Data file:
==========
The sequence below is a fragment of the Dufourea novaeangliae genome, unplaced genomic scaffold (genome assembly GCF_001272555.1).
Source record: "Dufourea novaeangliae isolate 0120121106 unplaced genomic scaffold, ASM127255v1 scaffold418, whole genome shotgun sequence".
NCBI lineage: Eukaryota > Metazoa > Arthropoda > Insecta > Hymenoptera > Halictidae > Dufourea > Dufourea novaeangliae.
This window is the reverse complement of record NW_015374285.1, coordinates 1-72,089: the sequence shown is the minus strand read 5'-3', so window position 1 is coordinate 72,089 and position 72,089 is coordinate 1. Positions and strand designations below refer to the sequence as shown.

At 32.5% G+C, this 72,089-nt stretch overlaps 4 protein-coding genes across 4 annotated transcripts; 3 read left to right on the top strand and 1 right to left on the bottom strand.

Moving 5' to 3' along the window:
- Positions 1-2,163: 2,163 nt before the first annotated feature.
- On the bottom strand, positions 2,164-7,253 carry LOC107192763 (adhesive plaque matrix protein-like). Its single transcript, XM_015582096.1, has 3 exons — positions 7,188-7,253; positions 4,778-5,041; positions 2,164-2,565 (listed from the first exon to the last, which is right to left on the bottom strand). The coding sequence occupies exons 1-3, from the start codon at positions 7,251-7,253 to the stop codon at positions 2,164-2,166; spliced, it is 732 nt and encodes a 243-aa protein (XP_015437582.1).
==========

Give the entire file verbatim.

The sequence below is a fragment of the Dufourea novaeangliae genome, unplaced genomic scaffold (genome assembly GCF_001272555.1).
Source record: "Dufourea novaeangliae isolate 0120121106 unplaced genomic scaffold, ASM127255v1 scaffold418, whole genome shotgun sequence".
NCBI lineage: Eukaryota > Metazoa > Arthropoda > Insecta > Hymenoptera > Halictidae > Dufourea > Dufourea novaeangliae.
This window is the reverse complement of record NW_015374285.1, coordinates 1-72,089: the sequence shown is the minus strand read 5'-3', so window position 1 is coordinate 72,089 and position 72,089 is coordinate 1. Positions and strand designations below refer to the sequence as shown.

At 32.5% G+C, this 72,089-nt stretch overlaps 4 protein-coding genes across 4 annotated transcripts; 3 read left to right on the top strand and 1 right to left on the bottom strand.

Moving 5' to 3' along the window:
- Positions 1-2,163: 2,163 nt before the first annotated feature.
- On the bottom strand, positions 2,164-7,253 carry LOC107192763 (adhesive plaque matrix protein-like). Its single transcript, XM_015582096.1, has 3 exons — positions 7,188-7,253; positions 4,778-5,041; positions 2,164-2,565 (listed from the first exon to the last, which is right to left on the bottom strand). The coding sequence occupies exons 1-3, from the start codon at positions 7,251-7,253 to the stop codon at positions 2,164-2,166; spliced, it is 732 nt and encodes a 243-aa protein (XP_015437582.1).